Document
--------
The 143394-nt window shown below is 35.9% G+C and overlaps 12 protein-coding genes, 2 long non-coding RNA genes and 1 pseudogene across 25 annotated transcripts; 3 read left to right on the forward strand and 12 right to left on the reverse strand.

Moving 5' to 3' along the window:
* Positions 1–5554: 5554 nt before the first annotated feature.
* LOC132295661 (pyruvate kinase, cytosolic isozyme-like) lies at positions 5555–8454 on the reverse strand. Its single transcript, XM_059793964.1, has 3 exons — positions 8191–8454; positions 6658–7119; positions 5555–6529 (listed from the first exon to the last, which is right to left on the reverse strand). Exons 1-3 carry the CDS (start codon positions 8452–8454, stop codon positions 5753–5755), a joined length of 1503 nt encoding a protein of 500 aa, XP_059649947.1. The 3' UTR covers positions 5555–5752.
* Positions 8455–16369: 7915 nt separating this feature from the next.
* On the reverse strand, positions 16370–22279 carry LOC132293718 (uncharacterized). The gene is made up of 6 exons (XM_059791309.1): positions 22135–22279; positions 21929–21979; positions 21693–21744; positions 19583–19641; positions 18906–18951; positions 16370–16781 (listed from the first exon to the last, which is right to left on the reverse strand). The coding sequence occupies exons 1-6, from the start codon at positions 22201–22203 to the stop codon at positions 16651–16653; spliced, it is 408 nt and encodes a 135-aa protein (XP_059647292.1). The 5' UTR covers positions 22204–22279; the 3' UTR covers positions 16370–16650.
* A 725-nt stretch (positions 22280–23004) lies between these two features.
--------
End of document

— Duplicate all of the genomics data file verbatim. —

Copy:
The 143394-nt window shown below is 35.9% G+C and overlaps 12 protein-coding genes, 2 long non-coding RNA genes and 1 pseudogene across 25 annotated transcripts; 3 read left to right on the forward strand and 12 right to left on the reverse strand.

Moving 5' to 3' along the window:
* Positions 1–5554: 5554 nt before the first annotated feature.
* LOC132295661 (pyruvate kinase, cytosolic isozyme-like) lies at positions 5555–8454 on the reverse strand. Its single transcript, XM_059793964.1, has 3 exons — positions 8191–8454; positions 6658–7119; positions 5555–6529 (listed from the first exon to the last, which is right to left on the reverse strand). Exons 1-3 carry the CDS (start codon positions 8452–8454, stop codon positions 5753–5755), a joined length of 1503 nt encoding a protein of 500 aa, XP_059649947.1. The 3' UTR covers positions 5555–5752.
* Positions 8455–16369: 7915 nt separating this feature from the next.
* On the reverse strand, positions 16370–22279 carry LOC132293718 (uncharacterized). The gene is made up of 6 exons (XM_059791309.1): positions 22135–22279; positions 21929–21979; positions 21693–21744; positions 19583–19641; positions 18906–18951; positions 16370–16781 (listed from the first exon to the last, which is right to left on the reverse strand). The coding sequence occupies exons 1-6, from the start codon at positions 22201–22203 to the stop codon at positions 16651–16653; spliced, it is 408 nt and encodes a 135-aa protein (XP_059647292.1). The 5' UTR covers positions 22204–22279; the 3' UTR covers positions 16370–16650.
* A 725-nt stretch (positions 22280–23004) lies between these two features.